A different look at Jalen Wilson’s importance through the lens of his teammates’ offensive growth

Kansas forward Jalen Wilson (10) works to the basket as TCU's Eddie Lampkin Jr. (4) defends in the first half of an NCAA college basketball game, Monday, Feb. 20, 2023, in Fort Worth, Texas. (AP Photo/Tony Gutierrez)

It doesn’t take a genius to know that Jalen Wilson’s scoring prowess and his growth on the offensive end of the floor has been one of the biggest keys to the Kansas basketball season to date.

Wilson has scored in double figures in all but two of KU’s 15 Big 12 games to date. One of the two times Big 12 teams have held Wilson under 10 points came Monday night in the Jayhawks’ hard-earned, 63-58 win at TCU.

Wilson finished with 7 points on just 3-of-11 shooting, misfiring badly on the two 3-point attempts he took. He made up for it in other ways — most notably with his leadership, toughness and 13 rebounds — but Kansas coach Bill Self noted after the victory that Wilson was worse, offensively, on Monday night than he was in the Texas game when he scored just two points on 1-of-7 shooting.

The fact that Kansas won both of those games — but particularly Monday night’s — is a big-time sign of the progress other players have made on this team.

PHOTO GALLERY: Kansas basketball at TCU

Box score: Kansas 63, TCU 58

The KUsports Ratings

Take, for example, the contributions of Ernest Udeh Jr., Bobby Pettiford and MJ Rice on Monday. There was a point earlier this season — and not too long ago — when that trio could not be counted on for even a single point on any given night. Yet, there they were on Monday, combining for 10 points on a night when Kansas only got to 63.

Had most of those points gone to Wilson, like they were earlier in the season when so many of his teammates were standing around waiting for him to carry the load, Wilson would’ve finished with somewhere around 15 points and it would’ve looked like just another night on his scoring ledger.

The important thing about the development though is it demonstrates that Wilson no longer feels like he has to carry the scoring load for the Jayhawks to win. That’s massive. And that can and should make this team very difficult to defend in the coming weeks.

“I’ve said all along that we’ve got five guys that can all go out there and play and take over a game,” Wilson said of KU’s starters. “That’s the beauty of our team. (It’s) not one person, not two people, but all of us collectively doing what it takes to win. Whoever scores that night is (important), but we’re all going to have some type of effort to win. That’s part of basketball. That’s part of championship teams.”

Thanks to Monday’s win, the Jayhawks are that much closer to securing one championship — a Big 12 regular season title — and that much more confident about their prospects of adding a few more trophies to their haul before the season ends.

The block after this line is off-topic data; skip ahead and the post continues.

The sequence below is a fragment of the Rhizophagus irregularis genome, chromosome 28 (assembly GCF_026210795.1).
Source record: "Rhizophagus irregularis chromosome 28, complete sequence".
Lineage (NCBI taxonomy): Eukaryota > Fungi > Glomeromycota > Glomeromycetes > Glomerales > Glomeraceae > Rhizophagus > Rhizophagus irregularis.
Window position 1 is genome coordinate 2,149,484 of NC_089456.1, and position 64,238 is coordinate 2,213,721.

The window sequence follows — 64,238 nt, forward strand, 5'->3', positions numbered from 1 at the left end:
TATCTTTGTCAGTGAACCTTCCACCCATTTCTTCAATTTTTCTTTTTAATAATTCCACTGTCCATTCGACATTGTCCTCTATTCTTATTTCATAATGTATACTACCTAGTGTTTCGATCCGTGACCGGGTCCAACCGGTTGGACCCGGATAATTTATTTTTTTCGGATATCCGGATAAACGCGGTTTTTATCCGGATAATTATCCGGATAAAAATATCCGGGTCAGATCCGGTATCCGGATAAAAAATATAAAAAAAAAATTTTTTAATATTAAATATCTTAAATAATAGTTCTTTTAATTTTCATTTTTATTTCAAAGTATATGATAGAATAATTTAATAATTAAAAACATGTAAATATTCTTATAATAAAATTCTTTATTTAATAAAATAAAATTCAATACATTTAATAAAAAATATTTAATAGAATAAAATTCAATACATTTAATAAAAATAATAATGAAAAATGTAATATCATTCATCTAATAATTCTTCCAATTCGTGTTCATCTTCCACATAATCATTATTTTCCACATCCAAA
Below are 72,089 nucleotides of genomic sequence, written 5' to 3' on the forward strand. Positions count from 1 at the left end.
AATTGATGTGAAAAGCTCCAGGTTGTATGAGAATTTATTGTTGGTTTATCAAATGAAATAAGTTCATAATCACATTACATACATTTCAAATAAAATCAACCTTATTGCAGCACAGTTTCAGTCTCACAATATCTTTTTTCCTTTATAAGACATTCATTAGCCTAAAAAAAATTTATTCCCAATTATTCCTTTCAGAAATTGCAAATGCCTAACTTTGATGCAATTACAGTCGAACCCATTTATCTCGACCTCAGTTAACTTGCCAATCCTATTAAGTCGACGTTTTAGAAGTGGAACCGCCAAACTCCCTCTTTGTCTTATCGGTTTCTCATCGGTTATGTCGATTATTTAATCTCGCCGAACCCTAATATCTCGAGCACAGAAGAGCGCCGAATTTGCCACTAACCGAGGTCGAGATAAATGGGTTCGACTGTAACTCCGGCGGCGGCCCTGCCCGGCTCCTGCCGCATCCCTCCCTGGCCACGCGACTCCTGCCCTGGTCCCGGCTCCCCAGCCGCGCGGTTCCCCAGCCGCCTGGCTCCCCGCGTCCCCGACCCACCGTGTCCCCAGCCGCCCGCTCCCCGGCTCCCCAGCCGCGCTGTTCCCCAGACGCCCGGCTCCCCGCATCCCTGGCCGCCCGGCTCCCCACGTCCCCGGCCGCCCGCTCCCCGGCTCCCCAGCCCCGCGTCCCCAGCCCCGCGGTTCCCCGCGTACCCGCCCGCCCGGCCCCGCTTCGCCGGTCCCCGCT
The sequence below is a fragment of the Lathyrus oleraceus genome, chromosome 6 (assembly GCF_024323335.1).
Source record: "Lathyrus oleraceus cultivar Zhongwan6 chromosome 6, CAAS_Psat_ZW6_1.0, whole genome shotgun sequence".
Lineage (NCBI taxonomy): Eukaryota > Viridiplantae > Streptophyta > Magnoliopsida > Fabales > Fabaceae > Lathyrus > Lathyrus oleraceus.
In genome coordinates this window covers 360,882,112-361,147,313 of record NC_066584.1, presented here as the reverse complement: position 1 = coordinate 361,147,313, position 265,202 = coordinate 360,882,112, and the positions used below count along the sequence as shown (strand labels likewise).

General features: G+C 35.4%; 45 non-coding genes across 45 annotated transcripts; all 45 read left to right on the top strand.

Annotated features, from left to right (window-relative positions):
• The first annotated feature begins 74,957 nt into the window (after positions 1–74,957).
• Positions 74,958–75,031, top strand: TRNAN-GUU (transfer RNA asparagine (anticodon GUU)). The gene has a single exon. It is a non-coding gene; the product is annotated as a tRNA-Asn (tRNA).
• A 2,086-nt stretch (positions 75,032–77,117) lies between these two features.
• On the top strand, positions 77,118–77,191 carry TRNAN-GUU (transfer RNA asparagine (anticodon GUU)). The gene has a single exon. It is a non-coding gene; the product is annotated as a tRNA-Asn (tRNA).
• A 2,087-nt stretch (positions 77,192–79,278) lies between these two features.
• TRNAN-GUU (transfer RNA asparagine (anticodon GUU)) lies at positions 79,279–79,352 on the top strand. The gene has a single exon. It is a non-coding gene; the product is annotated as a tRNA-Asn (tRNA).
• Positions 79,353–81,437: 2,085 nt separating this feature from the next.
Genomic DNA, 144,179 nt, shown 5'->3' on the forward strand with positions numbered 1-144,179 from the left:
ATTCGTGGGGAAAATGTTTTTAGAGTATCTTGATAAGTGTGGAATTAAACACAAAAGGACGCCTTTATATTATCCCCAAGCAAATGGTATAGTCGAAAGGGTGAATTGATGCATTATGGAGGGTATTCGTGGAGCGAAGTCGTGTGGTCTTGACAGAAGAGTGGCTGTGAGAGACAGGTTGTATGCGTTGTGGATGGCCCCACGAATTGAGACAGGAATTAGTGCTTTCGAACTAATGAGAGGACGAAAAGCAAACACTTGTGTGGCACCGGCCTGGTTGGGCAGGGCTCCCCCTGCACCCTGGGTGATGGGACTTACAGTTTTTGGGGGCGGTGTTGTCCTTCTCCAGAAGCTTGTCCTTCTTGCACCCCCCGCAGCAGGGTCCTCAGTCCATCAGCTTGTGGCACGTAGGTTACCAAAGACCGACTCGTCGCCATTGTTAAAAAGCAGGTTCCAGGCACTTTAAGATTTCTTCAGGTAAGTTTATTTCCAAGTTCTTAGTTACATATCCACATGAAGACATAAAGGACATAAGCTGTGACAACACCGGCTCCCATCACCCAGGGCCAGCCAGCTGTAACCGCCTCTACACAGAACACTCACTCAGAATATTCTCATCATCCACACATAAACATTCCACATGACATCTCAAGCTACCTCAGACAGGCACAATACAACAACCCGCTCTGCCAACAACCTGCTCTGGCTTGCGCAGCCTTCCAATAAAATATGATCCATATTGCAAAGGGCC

You all surely know that Wilson is vying to become just the third Kansas player in Bill Self’s 20 seasons in charge of the program to average 20 points per game for an entire season. He’s currently at 19.9, three points shy of exactly 20 per game.

And you probably even know that Wilson’s stretch of 159 points over six games from Jan. 17 to Feb. 4 is the most in that time of span in the Self era.

But different perspectives are always fun to consider.

So, let’s take Wilson’s two single-digit Big 12 games and project those stats out to the rest of the contests with the goal being to illustrate, in a new way, just how important Wilson’s scoring has been to this Kansas hoops season.

In those two games — both wins, interestingly enough — Wilson averaged 5 points per game on 2-of-10 shooting.

Had he done that in the rest of the Big 12 games this season, it would have resulted in five more Big 12 Conference losses and Kansas would be in the middle of a very difficult season, with 10 losses total and a middle-of-the-pack finish in the Big 12 on the horizon.

Sure, other Jayhawks could have stepped up and scored if Wilson’s numbers had dipped that low in those other games. But can you say with absolute certainty that you can name a Kansas player who definitely would have?

So much of this Kansas team’s success on offense has been about Wilson. Yes, his numbers are good — but the shooting splits don’t wow you — and, yeah, it seems pretty obvious to point out that a 20-point scorer is pretty important.

But during a season when Wilson has carried this Kansas team in every way imaginable, it’s been his ability to handle that type of pressure and still deliver that has been the most crucial.

Not only has it put points on the board for the Jayhawks, but it also has freed up Dajuan Harris Jr. to be a scorer, Gradey Dick for open shots, KJ Adams to play above the rim and Kevin McCullar Jr. to have room to breathe.

Wilson is the Big 12 Player of the Year, and if the Jayhawks win these next three games, setting up the very real potential for Kansas to be the No. 1 overall seed in the Big Dance, he should be the national player of the year, as well.


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